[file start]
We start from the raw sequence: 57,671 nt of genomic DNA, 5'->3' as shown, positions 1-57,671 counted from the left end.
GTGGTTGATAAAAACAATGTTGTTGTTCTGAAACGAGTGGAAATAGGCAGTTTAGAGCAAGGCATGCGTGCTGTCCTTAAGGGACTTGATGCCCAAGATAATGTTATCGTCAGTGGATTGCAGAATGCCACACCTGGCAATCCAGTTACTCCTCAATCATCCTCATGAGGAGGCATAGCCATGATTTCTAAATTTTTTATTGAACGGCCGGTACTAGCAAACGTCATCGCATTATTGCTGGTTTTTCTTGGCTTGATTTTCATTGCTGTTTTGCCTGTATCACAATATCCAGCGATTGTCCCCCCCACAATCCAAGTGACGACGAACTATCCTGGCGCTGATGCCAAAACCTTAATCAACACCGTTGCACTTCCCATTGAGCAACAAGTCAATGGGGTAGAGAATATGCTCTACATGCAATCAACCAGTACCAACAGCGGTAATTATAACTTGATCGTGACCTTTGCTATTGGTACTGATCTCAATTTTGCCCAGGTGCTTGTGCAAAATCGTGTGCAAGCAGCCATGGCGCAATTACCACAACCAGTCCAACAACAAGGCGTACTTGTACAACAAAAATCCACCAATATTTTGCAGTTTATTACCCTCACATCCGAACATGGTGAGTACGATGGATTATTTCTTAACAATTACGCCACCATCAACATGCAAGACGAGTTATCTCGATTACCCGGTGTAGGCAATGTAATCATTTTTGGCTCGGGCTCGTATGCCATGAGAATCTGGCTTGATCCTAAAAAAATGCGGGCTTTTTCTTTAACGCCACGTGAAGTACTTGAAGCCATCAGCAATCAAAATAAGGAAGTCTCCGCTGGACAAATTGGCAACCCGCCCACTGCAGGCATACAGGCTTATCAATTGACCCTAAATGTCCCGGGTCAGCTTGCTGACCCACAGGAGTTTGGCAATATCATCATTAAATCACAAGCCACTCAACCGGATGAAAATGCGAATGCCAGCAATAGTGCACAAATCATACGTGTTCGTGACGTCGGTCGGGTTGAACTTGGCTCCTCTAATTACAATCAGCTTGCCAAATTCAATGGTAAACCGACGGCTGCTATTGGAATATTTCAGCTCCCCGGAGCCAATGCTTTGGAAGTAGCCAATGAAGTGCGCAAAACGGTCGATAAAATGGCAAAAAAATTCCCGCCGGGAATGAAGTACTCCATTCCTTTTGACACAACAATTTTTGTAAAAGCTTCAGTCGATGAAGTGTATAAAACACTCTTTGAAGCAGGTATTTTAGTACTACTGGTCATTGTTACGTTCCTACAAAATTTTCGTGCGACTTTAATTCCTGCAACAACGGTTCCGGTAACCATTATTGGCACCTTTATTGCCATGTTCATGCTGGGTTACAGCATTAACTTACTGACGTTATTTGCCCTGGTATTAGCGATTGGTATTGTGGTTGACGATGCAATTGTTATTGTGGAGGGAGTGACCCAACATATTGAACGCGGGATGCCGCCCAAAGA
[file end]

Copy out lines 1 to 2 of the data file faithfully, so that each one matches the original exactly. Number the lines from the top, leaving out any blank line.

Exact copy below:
We start from the raw sequence: 57,671 nt of genomic DNA, 5'->3' as shown, positions 1-57,671 counted from the left end.
GTGGTTGATAAAAACAATGTTGTTGTTCTGAAACGAGTGGAAATAGGCAGTTTAGAGCAAGGCATGCGTGCTGTCCTTAAGGGACTTGATGCCCAAGATAATGTTATCGTCAGTGGATTGCAGAATGCCACACCTGGCAATCCAGTTACTCCTCAATCATCCTCATGAGGAGGCATAGCCATGATTTCTAAATTTTTTATTGAACGGCCGGTACTAGCAAACGTCATCGCATTATTGCTGGTTTTTCTTGGCTTGATTTTCATTGCTGTTTTGCCTGTATCACAATATCCAGCGATTGTCCCCCCCACAATCCAAGTGACGACGAACTATCCTGGCGCTGATGCCAAAACCTTAATCAACACCGTTGCACTTCCCATTGAGCAACAAGTCAATGGGGTAGAGAATATGCTCTACATGCAATCAACCAGTACCAACAGCGGTAATTATAACTTGATCGTGACCTTTGCTATTGGTACTGATCTCAATTTTGCCCAGGTGCTTGTGCAAAATCGTGTGCAAGCAGCCATGGCGCAATTACCACAACCAGTCCAACAACAAGGCGTACTTGTACAACAAAAATCCACCAATATTTTGCAGTTTATTACCCTCACATCCGAACATGGTGAGTACGATGGATTATTTCTTAACAATTACGCCACCATCAACATGCAAGACGAGTTATCTCGATTACCCGGTGTAGGCAATGTAATCATTTTTGGCTCGGGCTCGTATGCCATGAGAATCTGGCTTGATCCTAAAAAAATGCGGGCTTTTTCTTTAACGCCACGTGAAGTACTTGAAGCCATCAGCAATCAAAATAAGGAAGTCTCCGCTGGACAAATTGGCAACCCGCCCACTGCAGGCATACAGGCTTATCAATTGACCCTAAATGTCCCGGGTCAGCTTGCTGACCCACAGGAGTTTGGCAATATCATCATTAAATCACAAGCCACTCAACCGGATGAAAATGCGAATGCCAGCAATAGTGCACAAATCATACGTGTTCGTGACGTCGGTCGGGTTGAACTTGGCTCCTCTAATTACAATCAGCTTGCCAAATTCAATGGTAAACCGACGGCTGCTATTGGAATATTTCAGCTCCCCGGAGCCAATGCTTTGGAAGTAGCCAATGAAGTGCGCAAAACGGTCGATAAAATGGCAAAAAAATTCCCGCCGGGAATGAAGTACTCCATTCCTTTTGACACAACAATTTTTGTAAAAGCTTCAGTCGATGAAGTGTATAAAACACTCTTTGAAGCAGGTATTTTAGTACTACTGGTCATTGTTACGTTCCTACAAAATTTTCGTGCGACTTTAATTCCTGCAACAACGGTTCCGGTAACCATTATTGGCACCTTTATTGCCATGTTCATGCTGGGTTACAGCATTAACTTACTGACGTTATTTGCCCTGGTATTAGCGATTGGTATTGTGGTTGACGATGCAATTGTTATTGTGGAGGGAGTGACCCAACATATTGAACGCGGGATGCCGCCCAAAGA